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The Great Cartoon Debate, Part I: Disney, Ducks and goofiness

Perhaps this is the wrong way to go about things, but it's my blog and my chosen topic at hand, so I'll make up the rules.

In the great debate over the best cartoons - which started out as a WB/Disney debate but now includes all the HB stuff as well as some other viewer chosen cartoons - here is how I decide which reigns supreme: How have said cartoons impacted my life in terms of pop culture references?

Silly? Yes. But we are talking cartoons here.

When I say references, I take into account the following:
* Have I ever dressed up as one of the characters for Halloween?
* Did I ever have any household accessories (bed sheets, etc.) with their likeness?
* How many times have I quoted any of the characters?
* If any of the characters break out into song, can I recite those songs from heart?
* How many of the theme songs can I sing?
* How many times in my life have I referenced the cartoons when talking about a completely different subject or used any of the cartoons to make a point in a discussion?
* How much of their "stuff" do I own?
* How many childhood-young adulthood memories involve any of the characters?
* How many episodes of a show can I recite nearly word for word?

There's more, but that should suffice for now.

After careful review of the criteria, it seems that Disney cartoons (remember kids, we are talking about television cartoons and not the Disney movies) had very little impact upon my career as a pop culture referencer. Yes, that's a word and a career. Just made it up, but that does not make it any less real.

It wasn't until the later Disney stuff, after I had children of my own, that had any kind of impact on my daily living and that's only because I now like to walk around saying Let's Get Dangerous! at random times. Darkwing also had a slew of opening lines he used when he appeared in a puff of smoke to save the day, such as I am the surprise in your cereal box! I like to use these sayings at times, though not as randomly, as there is a place and time for each of these quotes.

The terror that flaps in the night singlehandedly saved Disney from being relegated to "not culturally important enough" status in this debate. We had Darkwing cereal bowls, beach towels and t-shirts. We even got his autograph when we went to Disney World.

Darkwing was part of the Disney Afternoon block of cartoons that started airing in 1990. The original incarnation of this series included animated Gummi Bears, which struck me as inane. Talking cats and ducks? Fine. Talking candy? No. There was also Chip and Dale's Rescue Rangers, Ducktales, Talespin, Goof Troop and Bonkers. Other shows were added later, but at that point my kids had switched from The Disney Channel to Nickelodeon (save for Gargoyles, which was a pretty neat show) and we missed out on such grand fare as Shnookums and Meat.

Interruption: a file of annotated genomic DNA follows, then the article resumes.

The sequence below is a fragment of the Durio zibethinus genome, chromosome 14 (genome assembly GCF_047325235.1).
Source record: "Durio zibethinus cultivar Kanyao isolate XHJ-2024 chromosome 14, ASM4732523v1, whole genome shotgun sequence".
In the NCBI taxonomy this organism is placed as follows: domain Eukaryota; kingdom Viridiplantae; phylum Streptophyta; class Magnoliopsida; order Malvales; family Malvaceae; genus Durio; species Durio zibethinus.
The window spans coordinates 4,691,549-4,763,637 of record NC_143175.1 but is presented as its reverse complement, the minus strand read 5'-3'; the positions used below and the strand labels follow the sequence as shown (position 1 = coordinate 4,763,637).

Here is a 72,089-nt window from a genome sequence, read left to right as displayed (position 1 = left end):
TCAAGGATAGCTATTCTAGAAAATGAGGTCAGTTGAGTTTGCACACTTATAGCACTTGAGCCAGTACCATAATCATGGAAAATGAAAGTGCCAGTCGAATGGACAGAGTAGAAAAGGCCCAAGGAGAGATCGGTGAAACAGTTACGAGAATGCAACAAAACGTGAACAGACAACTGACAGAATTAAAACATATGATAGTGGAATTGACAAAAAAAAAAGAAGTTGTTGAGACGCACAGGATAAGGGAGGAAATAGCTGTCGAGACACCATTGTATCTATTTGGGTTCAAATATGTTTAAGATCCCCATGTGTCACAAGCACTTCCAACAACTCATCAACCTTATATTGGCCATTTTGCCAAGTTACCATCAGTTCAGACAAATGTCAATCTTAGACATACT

I hated Ducktales, mainly because I hate Donald Duck and every single Disney Duck except for the aforementioned Darkwing was really just Donald in a different outfit. Well, at least Scrooge McDuck wore coattails to cover up his genitals. Actually, it's pretty odd the way they handed out clothing to these ducks. Some of them wore pants, shirts, shoes, the whole bit, while others still went around with shirts and no pants. I'm sure there is some biting social commentary to be had here, but I do not want to digress more than I already have.

Enough of you favorite 90's Disney fare, you are saying. What about the stuff from your childhood, or do you just live vicariously through your children all the time?

Well, the two do meet ,you know. Aside from Darkwing Duck, the only other Disney Afternoon show I liked was Goof Troop. This stems from my unhealthy fascination with Goofy that goes back to my childhood. Goofy was the only Disney character I really liked. Perhaps I related to his awkwardness or his ability to turn every attempt at doing something good into a farce.

One of my favorite Goofy roles was in Lonesome Ghosts, pre-cursor to Ghostbusters.. Do you know how I watched that episode? Not on tv. Nope, I watched it with my handy dandy Fisher Price cartoon viewer. Wow! I actually found a photo of the cartridge. Excuse me while I go into memory shock overload. I can literally hear the clicking noise the viewer made as you cranked the handle. [Hold on....someone has it for sale on eBay! Which means I have to get the other computer hooked up today as I don't have my eBay password on the laptop and there's already twenty bids!]

Back to Goofy. While he may not have been quotable or even sourceable, he certainly was loveable and that's a good "able" to be. I believe Goofy was my first introduction to real physical humor, but I always worried about the guy, wondered how he could get into so many mishaps yet always remain happy, healthy and, well, goofy.